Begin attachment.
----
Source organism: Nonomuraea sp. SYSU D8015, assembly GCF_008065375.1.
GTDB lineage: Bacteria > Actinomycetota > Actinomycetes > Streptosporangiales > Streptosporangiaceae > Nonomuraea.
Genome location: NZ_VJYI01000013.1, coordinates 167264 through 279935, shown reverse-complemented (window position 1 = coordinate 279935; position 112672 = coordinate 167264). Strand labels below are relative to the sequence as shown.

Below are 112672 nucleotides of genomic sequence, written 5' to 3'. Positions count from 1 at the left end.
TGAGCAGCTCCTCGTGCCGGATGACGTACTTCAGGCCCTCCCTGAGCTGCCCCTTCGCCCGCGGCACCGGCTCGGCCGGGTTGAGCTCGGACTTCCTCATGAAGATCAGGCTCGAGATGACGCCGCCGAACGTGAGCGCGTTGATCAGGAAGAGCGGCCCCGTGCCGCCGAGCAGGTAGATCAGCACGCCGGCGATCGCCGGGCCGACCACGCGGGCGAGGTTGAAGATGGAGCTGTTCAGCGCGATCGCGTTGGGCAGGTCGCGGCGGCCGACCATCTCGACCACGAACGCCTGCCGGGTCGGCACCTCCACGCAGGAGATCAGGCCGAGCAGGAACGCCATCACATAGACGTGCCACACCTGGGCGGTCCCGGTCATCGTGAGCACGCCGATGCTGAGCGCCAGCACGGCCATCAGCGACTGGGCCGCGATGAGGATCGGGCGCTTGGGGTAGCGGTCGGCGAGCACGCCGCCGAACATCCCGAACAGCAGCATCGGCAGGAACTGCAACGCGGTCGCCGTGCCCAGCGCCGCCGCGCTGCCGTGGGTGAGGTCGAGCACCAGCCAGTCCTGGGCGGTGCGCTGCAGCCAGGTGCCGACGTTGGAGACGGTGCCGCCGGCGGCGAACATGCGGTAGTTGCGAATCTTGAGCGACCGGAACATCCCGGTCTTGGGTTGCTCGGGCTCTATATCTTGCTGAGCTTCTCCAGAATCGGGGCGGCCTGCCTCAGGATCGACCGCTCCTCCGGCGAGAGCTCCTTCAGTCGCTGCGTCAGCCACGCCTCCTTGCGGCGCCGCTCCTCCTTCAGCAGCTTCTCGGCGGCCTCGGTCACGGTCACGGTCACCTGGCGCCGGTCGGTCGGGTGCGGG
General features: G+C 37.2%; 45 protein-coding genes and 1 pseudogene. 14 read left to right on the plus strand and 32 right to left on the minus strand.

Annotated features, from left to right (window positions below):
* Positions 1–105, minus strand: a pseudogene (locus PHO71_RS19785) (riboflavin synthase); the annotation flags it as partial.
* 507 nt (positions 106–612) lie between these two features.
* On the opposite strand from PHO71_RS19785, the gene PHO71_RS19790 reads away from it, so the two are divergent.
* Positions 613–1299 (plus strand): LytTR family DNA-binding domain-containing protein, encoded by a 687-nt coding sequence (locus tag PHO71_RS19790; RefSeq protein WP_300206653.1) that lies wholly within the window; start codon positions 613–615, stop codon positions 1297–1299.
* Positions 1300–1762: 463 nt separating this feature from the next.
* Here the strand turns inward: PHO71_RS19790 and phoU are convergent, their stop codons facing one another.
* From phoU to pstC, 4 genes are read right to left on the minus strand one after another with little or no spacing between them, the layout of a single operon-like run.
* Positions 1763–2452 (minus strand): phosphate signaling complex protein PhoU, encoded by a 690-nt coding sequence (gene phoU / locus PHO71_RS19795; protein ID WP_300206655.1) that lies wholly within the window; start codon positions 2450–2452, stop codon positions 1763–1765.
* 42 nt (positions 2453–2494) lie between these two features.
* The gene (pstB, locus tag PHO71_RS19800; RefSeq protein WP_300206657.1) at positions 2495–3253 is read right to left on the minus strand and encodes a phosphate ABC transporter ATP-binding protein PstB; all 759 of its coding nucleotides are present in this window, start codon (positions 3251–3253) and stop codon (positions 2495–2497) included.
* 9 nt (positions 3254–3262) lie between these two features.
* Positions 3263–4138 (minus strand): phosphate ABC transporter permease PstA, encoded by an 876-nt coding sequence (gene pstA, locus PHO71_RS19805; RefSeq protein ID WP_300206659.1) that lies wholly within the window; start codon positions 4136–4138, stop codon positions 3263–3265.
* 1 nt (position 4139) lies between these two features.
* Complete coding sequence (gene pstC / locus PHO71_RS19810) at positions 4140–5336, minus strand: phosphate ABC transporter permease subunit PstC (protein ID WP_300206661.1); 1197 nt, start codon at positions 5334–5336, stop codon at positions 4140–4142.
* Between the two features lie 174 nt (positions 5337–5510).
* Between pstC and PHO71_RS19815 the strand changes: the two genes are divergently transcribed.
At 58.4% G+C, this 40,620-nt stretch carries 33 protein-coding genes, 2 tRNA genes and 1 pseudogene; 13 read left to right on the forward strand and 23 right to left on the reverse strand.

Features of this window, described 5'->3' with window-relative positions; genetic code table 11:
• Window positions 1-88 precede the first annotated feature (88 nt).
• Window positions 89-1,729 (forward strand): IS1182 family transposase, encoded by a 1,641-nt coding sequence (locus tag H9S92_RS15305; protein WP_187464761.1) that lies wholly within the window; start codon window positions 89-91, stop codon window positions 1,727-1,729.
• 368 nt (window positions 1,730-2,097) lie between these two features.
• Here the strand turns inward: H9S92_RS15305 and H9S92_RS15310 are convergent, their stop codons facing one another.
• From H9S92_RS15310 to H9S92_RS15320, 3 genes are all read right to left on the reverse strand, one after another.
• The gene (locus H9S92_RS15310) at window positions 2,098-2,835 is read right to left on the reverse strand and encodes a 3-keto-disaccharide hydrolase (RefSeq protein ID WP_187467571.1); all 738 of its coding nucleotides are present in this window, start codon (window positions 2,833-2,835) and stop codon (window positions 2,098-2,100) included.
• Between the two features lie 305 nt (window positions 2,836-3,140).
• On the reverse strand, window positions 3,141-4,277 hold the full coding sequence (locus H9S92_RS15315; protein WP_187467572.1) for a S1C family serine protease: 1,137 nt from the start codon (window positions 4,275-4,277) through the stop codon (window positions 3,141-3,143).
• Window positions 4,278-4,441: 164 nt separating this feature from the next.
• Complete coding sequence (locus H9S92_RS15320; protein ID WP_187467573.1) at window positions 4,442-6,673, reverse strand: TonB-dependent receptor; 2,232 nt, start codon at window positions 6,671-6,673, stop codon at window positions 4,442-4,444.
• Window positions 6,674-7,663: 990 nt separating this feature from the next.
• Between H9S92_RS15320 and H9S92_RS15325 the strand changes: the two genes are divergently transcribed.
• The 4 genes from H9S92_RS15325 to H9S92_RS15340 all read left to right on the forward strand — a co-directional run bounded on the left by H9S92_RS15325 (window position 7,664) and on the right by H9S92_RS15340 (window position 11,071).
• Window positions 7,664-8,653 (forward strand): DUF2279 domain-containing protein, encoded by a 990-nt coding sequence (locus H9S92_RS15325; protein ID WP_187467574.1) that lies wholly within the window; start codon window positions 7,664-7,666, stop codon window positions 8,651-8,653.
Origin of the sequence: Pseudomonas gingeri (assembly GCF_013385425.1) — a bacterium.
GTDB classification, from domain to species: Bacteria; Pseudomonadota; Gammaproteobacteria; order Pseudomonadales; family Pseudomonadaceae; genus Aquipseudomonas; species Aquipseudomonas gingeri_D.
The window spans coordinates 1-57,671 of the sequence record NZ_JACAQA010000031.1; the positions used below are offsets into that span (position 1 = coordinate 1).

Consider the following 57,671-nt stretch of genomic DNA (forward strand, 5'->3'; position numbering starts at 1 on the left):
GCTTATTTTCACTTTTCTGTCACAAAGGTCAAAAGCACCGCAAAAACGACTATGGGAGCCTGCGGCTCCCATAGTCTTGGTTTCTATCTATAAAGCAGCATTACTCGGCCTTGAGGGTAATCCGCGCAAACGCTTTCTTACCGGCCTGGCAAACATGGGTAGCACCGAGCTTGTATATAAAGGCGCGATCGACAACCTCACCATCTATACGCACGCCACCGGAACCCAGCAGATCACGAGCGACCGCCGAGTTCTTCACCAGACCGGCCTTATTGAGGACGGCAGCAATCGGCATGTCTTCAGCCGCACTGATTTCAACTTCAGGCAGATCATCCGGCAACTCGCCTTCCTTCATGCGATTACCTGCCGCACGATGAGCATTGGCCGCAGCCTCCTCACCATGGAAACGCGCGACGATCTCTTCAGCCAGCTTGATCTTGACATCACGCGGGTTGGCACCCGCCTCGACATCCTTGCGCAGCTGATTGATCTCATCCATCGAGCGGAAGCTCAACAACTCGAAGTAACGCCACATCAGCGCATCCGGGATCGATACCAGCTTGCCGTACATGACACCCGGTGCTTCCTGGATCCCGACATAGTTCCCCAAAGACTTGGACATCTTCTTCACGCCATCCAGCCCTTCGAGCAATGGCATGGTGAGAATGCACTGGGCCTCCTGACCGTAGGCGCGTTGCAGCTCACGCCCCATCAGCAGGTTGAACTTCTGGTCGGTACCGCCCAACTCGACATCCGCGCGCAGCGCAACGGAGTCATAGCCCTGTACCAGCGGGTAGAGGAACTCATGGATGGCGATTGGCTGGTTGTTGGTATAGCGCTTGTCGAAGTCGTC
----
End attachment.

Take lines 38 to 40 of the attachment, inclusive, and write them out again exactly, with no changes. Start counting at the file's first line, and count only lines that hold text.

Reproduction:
• The 4 genes from H9S92_RS15325 to H9S92_RS15340 all read left to right on the forward strand — a co-directional run bounded on the left by H9S92_RS15325 (window position 7,664) and on the right by H9S92_RS15340 (window position 11,071).
• Window positions 7,664-8,653 (forward strand): DUF2279 domain-containing protein, encoded by a 990-nt coding sequence (locus H9S92_RS15325; protein ID WP_187467574.1) that lies wholly within the window; start codon window positions 7,664-7,666, stop codon window positions 8,651-8,653.
Origin of the sequence: Pseudomonas gingeri (assembly GCF_013385425.1) — a bacterium.